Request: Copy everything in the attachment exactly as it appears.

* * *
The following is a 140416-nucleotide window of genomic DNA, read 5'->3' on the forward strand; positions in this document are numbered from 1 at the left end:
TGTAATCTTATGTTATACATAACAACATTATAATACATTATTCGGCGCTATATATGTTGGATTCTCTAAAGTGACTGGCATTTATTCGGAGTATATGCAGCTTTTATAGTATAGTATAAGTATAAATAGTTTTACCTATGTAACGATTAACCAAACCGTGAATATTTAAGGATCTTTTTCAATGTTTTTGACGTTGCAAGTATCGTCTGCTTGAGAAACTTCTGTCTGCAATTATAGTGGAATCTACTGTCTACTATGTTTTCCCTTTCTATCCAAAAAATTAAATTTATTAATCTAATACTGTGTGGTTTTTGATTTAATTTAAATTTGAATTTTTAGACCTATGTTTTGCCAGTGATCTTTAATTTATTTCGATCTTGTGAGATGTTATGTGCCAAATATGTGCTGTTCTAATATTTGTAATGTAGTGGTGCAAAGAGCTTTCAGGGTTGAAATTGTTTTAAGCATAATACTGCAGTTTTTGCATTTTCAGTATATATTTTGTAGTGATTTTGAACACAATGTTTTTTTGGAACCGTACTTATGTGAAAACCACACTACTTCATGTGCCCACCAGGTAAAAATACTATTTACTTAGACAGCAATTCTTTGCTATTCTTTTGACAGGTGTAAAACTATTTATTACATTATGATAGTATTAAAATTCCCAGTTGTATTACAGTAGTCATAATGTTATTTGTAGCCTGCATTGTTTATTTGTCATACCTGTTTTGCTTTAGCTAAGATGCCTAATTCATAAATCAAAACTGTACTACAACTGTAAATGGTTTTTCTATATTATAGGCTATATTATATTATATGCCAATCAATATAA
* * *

The following is a 140416-nucleotide window of genomic DNA, read 5'->3' on the forward strand; positions in this document are numbered from 1 at the left end:
TGTAATCTTATGTTATACATAACAACATTATAATACATTATTCGGCGCTATATATGTTGGATTCTCTAAAGTGACTGGCATTTATTCGGAGTATATGCAGCTTTTATAGTATAGTATAAGTATAAATAGTTTTACCTATGTAACGATTAACCAAACCGTGAATATTTAAGGATCTTTTTCAATGTTTTTGACGTTGCAAGTATCGTCTGCTTGAGAAACTTCTGTCTGCAATTATAGTGGAATCTACTGTCTACTATGTTTTCCCTTTCTATCCAAAAAATTAAATTTATTAATCTAATACTGTGTGGTTTTTGATTTAATTTAAATTTGAATTTTTAGACCTATGTTTTGCCAGTGATCTTTAATTTATTTCGATCTTGTGAGATGTTATGTGCCAAATATGTGCTGTTCTAATATTTGTAATGTAGTGGTGCAAAGAGCTTTCAGGGTTGAAATTGTTTTAAGCATAATACTGCAGTTTTTGCATTTTCAGTATATATTTTGTAGTGATTTTGAACACAATGTTTTTTTGGAACCGTACTTATGTGAAAACCACACTACTTCATGTGCCCACCAGGTAAAAATACTATTTACTTAGACAGCAATTCTTTGCTATTCTTTTGACAGGTGTAAAACTATTTATTACATTATGATAGTATTAAAATTCCCAGTTGTATTACAGTAGTCATAATGTTATTTGTAGCCTGCATTGTTTATTTGTCATACCTGTTTTGCTTTAGCTAAGATGCCTAATTCATAAATCAAAACTGTACTACAACTGTAAATGGTTTTTCTATATTATAGGCTATATTATATTATATGCCAATCAATATAA